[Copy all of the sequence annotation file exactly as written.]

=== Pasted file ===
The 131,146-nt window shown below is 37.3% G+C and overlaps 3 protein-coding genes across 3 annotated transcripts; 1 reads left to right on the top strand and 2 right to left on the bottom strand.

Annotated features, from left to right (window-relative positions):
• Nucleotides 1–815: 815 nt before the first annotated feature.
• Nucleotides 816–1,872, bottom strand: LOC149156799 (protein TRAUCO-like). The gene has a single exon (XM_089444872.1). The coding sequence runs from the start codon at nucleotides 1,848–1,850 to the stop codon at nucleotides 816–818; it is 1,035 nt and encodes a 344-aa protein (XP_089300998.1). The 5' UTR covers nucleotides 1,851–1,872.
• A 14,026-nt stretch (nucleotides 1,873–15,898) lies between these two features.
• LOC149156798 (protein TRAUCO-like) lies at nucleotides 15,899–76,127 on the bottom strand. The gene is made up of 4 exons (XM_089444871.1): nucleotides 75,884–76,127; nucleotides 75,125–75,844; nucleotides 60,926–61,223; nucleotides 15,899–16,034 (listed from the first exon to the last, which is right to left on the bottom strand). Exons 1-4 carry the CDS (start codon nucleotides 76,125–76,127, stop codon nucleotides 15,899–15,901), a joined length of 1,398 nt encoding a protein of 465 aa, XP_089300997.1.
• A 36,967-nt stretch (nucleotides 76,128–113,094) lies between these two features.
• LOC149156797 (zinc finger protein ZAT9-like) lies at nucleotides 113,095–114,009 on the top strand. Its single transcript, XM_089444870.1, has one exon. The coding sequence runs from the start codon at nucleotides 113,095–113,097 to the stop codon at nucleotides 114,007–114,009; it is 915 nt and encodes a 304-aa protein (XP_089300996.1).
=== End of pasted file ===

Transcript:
The 131,146-nt window shown below is 37.3% G+C and overlaps 3 protein-coding genes across 3 annotated transcripts; 1 reads left to right on the top strand and 2 right to left on the bottom strand.

Annotated features, from left to right (window-relative positions):
• Nucleotides 1–815: 815 nt before the first annotated feature.
• Nucleotides 816–1,872, bottom strand: LOC149156799 (protein TRAUCO-like). The gene has a single exon (XM_089444872.1). The coding sequence runs from the start codon at nucleotides 1,848–1,850 to the stop codon at nucleotides 816–818; it is 1,035 nt and encodes a 344-aa protein (XP_089300998.1). The 5' UTR covers nucleotides 1,851–1,872.
• A 14,026-nt stretch (nucleotides 1,873–15,898) lies between these two features.
• LOC149156798 (protein TRAUCO-like) lies at nucleotides 15,899–76,127 on the bottom strand. The gene is made up of 4 exons (XM_089444871.1): nucleotides 75,884–76,127; nucleotides 75,125–75,844; nucleotides 60,926–61,223; nucleotides 15,899–16,034 (listed from the first exon to the last, which is right to left on the bottom strand). Exons 1-4 carry the CDS (start codon nucleotides 76,125–76,127, stop codon nucleotides 15,899–15,901), a joined length of 1,398 nt encoding a protein of 465 aa, XP_089300997.1.
• A 36,967-nt stretch (nucleotides 76,128–113,094) lies between these two features.
• LOC149156797 (zinc finger protein ZAT9-like) lies at nucleotides 113,095–114,009 on the top strand. Its single transcript, XM_089444870.1, has one exon. The coding sequence runs from the start codon at nucleotides 113,095–113,097 to the stop codon at nucleotides 114,007–114,009; it is 915 nt and encodes a 304-aa protein (XP_089300996.1).